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Workgroup on Number Theory and Algebraic Geometry

Kollegiengebäude Mathematik (20.30)
Room 1.027

Englerstraße 2, 76131 Karlsruhe

Office hours:
Mo - Fr, 9.15 - 11.45

Tel.: +49 721 608 43041

Fax.: +49 721 608 44244

Geometric Group Theory (Winter Semester 2007/08)

Lecturer: JProf. Dr. Gabriela Weitze-Schmithüsen
Classes: Lecture (1030)
Weekly hours: 4
Audience: Mathematics (from 5. semester)

Lecture: Tuesday 8:00-9:30 Seminarraum 11
Wednesday 14:00-15:30 Seminarraum 11


The main goal of geometric group theory is to study properties of groups using geometry by the following two approaches:

  • Let the group act on a geometric space and study it by its action.
  • Consider the group itself as a geometric object.

A first example is provided by the Cayley graph of a group defined with respect to a system of generators. Its vertices are the elements of the group itself and it makes the group into a metric space. Furthermore, the group acts naturally on it. Unfortunately the graph depends on the chosen generators. An other typical example which we will study are discrete subgroups of SL(2,R) acting on the Poincaré upper half-plane.
More advanced examples are provided by braid groups, the Thompson group, the automorphism group of a free group and mapping class groups. Each of these groups acts naturally on a specific geometric space which itself is an interesting object.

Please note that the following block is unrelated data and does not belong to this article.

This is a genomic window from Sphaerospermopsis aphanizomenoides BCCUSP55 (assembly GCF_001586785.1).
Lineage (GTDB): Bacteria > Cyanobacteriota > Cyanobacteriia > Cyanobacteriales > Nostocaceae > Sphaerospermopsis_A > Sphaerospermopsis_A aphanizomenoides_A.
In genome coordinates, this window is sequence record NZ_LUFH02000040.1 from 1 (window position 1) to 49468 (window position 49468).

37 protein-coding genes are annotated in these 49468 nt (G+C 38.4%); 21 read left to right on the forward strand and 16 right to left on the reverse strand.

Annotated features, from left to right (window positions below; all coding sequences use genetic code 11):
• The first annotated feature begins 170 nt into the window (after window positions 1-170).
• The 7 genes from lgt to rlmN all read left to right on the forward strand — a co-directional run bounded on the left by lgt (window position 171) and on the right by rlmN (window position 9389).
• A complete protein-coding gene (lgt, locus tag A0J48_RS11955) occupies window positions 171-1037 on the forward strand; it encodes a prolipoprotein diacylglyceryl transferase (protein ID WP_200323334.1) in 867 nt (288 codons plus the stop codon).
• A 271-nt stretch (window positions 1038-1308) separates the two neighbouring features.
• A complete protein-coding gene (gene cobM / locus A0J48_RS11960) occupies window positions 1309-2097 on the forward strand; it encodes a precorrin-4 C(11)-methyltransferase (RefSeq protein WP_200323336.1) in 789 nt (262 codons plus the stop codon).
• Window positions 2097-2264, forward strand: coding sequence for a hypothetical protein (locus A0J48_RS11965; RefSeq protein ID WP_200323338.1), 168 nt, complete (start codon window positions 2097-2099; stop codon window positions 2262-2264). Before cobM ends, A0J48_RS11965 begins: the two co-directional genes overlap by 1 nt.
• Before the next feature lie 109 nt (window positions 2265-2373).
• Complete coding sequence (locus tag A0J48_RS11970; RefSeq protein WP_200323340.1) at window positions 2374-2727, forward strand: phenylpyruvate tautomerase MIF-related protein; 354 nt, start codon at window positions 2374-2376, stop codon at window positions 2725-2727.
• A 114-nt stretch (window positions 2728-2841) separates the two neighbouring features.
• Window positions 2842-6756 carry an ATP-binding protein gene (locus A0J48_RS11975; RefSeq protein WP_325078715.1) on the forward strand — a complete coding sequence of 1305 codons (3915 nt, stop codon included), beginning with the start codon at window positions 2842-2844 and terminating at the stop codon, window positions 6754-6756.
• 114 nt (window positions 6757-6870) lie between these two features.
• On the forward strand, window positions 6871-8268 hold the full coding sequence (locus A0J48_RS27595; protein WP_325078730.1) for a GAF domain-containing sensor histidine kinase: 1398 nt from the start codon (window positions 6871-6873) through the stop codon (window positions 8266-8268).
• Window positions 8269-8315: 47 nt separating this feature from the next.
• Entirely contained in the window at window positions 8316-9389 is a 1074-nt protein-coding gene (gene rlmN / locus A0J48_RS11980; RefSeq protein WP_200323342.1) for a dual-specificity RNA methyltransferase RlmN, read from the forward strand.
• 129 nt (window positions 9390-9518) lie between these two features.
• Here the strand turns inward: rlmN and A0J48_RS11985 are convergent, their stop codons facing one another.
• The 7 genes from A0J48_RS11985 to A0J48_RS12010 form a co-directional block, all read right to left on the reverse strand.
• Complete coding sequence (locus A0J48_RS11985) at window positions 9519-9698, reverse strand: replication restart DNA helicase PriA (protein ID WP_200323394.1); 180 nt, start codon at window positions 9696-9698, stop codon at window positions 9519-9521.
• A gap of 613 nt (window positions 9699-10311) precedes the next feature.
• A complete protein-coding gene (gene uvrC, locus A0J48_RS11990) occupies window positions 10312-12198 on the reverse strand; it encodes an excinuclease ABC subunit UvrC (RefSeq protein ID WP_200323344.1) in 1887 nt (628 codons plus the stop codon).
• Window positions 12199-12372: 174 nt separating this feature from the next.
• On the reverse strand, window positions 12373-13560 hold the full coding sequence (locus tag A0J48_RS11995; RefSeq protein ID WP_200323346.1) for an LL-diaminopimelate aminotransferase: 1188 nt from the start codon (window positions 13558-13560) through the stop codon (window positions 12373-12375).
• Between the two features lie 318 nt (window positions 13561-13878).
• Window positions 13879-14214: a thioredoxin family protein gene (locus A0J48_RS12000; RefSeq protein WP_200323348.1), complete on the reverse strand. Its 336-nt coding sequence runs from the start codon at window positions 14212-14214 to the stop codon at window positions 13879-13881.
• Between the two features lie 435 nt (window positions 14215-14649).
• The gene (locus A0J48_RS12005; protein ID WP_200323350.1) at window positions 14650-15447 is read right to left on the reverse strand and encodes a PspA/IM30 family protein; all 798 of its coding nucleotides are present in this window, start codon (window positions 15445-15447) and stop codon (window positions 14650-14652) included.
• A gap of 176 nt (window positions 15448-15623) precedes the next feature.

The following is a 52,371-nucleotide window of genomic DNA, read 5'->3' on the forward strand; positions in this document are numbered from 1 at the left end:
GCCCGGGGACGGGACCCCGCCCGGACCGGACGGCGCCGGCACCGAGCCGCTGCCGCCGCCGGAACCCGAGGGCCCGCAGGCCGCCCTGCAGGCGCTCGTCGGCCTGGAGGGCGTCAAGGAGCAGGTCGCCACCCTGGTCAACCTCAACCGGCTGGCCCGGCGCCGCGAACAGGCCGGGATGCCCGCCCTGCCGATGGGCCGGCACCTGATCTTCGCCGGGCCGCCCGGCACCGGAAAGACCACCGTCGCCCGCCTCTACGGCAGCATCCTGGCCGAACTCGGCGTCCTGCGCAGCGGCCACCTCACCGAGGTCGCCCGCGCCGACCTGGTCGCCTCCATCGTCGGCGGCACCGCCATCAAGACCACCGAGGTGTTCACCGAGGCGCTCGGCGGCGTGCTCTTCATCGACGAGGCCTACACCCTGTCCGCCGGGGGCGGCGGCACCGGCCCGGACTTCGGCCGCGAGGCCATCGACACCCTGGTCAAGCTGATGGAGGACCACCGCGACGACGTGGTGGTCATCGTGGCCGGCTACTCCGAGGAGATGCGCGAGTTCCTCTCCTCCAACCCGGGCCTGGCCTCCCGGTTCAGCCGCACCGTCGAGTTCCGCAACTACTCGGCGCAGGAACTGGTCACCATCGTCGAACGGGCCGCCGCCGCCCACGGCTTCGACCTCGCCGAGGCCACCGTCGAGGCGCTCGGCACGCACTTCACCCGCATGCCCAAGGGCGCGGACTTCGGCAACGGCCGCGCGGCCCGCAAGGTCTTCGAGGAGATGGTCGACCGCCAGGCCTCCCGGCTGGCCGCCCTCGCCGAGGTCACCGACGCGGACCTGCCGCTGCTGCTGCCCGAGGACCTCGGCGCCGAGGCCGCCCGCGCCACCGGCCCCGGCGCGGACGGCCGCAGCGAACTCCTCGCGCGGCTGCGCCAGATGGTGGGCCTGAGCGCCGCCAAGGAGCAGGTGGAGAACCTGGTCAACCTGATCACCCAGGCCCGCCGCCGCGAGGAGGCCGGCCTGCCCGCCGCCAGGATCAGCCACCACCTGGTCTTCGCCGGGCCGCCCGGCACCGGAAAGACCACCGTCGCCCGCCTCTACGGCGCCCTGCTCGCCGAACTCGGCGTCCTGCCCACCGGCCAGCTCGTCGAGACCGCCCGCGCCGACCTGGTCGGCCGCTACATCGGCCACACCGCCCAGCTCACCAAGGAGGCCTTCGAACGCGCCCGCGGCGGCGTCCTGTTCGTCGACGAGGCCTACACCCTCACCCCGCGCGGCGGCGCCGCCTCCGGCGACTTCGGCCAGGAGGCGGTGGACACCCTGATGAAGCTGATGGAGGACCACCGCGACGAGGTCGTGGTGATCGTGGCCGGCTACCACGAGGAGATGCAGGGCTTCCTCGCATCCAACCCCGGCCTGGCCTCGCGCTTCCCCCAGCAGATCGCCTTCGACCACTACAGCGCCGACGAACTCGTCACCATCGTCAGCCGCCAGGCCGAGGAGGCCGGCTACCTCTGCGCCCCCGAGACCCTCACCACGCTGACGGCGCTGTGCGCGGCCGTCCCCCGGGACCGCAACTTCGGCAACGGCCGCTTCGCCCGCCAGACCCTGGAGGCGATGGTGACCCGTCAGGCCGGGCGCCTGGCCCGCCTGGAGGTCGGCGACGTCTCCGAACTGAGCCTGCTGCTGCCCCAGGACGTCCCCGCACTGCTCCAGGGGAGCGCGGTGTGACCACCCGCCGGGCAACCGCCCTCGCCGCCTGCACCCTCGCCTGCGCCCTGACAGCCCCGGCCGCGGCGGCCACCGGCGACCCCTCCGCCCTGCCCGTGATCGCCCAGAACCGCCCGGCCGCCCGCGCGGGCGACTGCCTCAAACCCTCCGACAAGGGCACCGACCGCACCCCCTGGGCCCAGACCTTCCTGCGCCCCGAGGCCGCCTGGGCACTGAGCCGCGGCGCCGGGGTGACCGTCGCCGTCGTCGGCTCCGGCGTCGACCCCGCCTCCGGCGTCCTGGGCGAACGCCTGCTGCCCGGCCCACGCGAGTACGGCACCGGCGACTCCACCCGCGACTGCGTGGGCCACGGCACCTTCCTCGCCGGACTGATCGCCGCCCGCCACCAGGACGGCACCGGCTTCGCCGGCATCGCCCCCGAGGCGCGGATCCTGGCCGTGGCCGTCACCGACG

The two approaches described above are closely related by a fundamental theorem of Milnor and Svarc: If a group G acts in a convenient way on a metric space X, then each Cayley graph of G is quasi-isometric to X. Roughly speaking this means that from far away they look the same. We will study in the course properties of groups and more generally of metric spaces that only depend on the quasi-isometry class. One such property is Gromov hyperbolicity, a concept which generalizes classical hyperbolic geometry as well as the notion of trees and R-trees. One can deduce nice algebraic properties from the fact that a group is Gromov hyperbolic.


The knowledge of the course ``Algebra I'' is presumed. Basic knowledge in topology and hyperbolic geometry is helpful but not required.

Some web pages on geometric group theory

Lists of open problems

General informations


Here are some general references for the topic:

  • M. Bridson, A. Haefliger: Metric spaces of non-positive curvature. Grundlehren der Mathematischen Wissenschaften. 319. Springer 1999.
  • M. Coornaert, T. Delzant, A. Papadopoulos:Géométrie et théorie des groupes. Les groupes hyperboliques de Gromov.(Geometry and group theory. The hyperbolic groups of Gromov). Lecture Notes in Mathematics, 1441. Springer 1990.
  • E. Ghys (ed.); A. Haefliger (ed.); A. Verjovsky: Group theory from a geometrical viewpoint. Proceedings of a workshop, held at the International Centre for Theoretical Physics in Trieste, Italy, 26 March to 6 April 1990. Reprint of the 1991 ed.
  • E. Ghys, P. de la Harpe (ed.): Sur les Groupes Hyperboliques d'après-Mikhael Gromov. (On the hyperbolic groups a la M. Gromov. (French) Progress in Mathematics, 83. Birkh\"auser 1990.
  • C. Leininger/A. Reed: Notes on Geometric group theory. Informal notes: http://www.math.uiuc.edu/~clein/.